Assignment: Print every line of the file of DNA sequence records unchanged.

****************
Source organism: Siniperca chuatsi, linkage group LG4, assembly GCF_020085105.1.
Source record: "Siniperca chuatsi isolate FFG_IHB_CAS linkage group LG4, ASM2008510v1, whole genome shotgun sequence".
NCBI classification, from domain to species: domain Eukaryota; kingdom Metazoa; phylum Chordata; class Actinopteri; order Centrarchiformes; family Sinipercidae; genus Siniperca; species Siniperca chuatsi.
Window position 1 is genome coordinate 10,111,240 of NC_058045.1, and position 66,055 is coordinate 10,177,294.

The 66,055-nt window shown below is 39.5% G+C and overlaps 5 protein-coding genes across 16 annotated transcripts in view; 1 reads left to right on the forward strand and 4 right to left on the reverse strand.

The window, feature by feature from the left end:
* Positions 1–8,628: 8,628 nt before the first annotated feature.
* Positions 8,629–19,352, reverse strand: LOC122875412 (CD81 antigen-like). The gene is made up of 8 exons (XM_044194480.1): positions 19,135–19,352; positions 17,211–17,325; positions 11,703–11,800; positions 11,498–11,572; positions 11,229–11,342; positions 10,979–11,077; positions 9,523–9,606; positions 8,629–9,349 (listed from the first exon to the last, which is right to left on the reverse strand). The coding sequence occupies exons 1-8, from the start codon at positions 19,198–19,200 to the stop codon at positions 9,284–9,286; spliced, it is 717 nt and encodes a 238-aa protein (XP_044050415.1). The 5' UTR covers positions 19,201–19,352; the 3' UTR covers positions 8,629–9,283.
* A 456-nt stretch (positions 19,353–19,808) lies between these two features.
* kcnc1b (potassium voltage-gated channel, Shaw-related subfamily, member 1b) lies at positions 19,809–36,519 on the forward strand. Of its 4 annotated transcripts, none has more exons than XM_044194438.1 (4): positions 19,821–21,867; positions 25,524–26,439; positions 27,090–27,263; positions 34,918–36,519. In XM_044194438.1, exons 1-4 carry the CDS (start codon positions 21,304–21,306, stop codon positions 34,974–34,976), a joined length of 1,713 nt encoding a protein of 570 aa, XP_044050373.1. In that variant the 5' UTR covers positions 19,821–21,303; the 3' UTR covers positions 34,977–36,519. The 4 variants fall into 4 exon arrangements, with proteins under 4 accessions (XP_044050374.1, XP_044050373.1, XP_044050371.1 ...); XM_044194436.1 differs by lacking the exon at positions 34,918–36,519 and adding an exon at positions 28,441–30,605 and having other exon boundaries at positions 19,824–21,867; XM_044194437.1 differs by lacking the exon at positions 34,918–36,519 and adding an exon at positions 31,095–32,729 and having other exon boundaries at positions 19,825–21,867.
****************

Source organism: Siniperca chuatsi, linkage group LG4, assembly GCF_020085105.1.
Source record: "Siniperca chuatsi isolate FFG_IHB_CAS linkage group LG4, ASM2008510v1, whole genome shotgun sequence".
NCBI classification, from domain to species: domain Eukaryota; kingdom Metazoa; phylum Chordata; class Actinopteri; order Centrarchiformes; family Sinipercidae; genus Siniperca; species Siniperca chuatsi.
Window position 1 is genome coordinate 10,111,240 of NC_058045.1, and position 66,055 is coordinate 10,177,294.

The 66,055-nt window shown below is 39.5% G+C and overlaps 5 protein-coding genes across 16 annotated transcripts in view; 1 reads left to right on the forward strand and 4 right to left on the reverse strand.

The window, feature by feature from the left end:
* Positions 1–8,628: 8,628 nt before the first annotated feature.
* Positions 8,629–19,352, reverse strand: LOC122875412 (CD81 antigen-like). The gene is made up of 8 exons (XM_044194480.1): positions 19,135–19,352; positions 17,211–17,325; positions 11,703–11,800; positions 11,498–11,572; positions 11,229–11,342; positions 10,979–11,077; positions 9,523–9,606; positions 8,629–9,349 (listed from the first exon to the last, which is right to left on the reverse strand). The coding sequence occupies exons 1-8, from the start codon at positions 19,198–19,200 to the stop codon at positions 9,284–9,286; spliced, it is 717 nt and encodes a 238-aa protein (XP_044050415.1). The 5' UTR covers positions 19,201–19,352; the 3' UTR covers positions 8,629–9,283.
* A 456-nt stretch (positions 19,353–19,808) lies between these two features.
* kcnc1b (potassium voltage-gated channel, Shaw-related subfamily, member 1b) lies at positions 19,809–36,519 on the forward strand. Of its 4 annotated transcripts, none has more exons than XM_044194438.1 (4): positions 19,821–21,867; positions 25,524–26,439; positions 27,090–27,263; positions 34,918–36,519. In XM_044194438.1, exons 1-4 carry the CDS (start codon positions 21,304–21,306, stop codon positions 34,974–34,976), a joined length of 1,713 nt encoding a protein of 570 aa, XP_044050373.1. In that variant the 5' UTR covers positions 19,821–21,303; the 3' UTR covers positions 34,977–36,519. The 4 variants fall into 4 exon arrangements, with proteins under 4 accessions (XP_044050374.1, XP_044050373.1, XP_044050371.1 ...); XM_044194436.1 differs by lacking the exon at positions 34,918–36,519 and adding an exon at positions 28,441–30,605 and having other exon boundaries at positions 19,824–21,867; XM_044194437.1 differs by lacking the exon at positions 34,918–36,519 and adding an exon at positions 31,095–32,729 and having other exon boundaries at positions 19,825–21,867.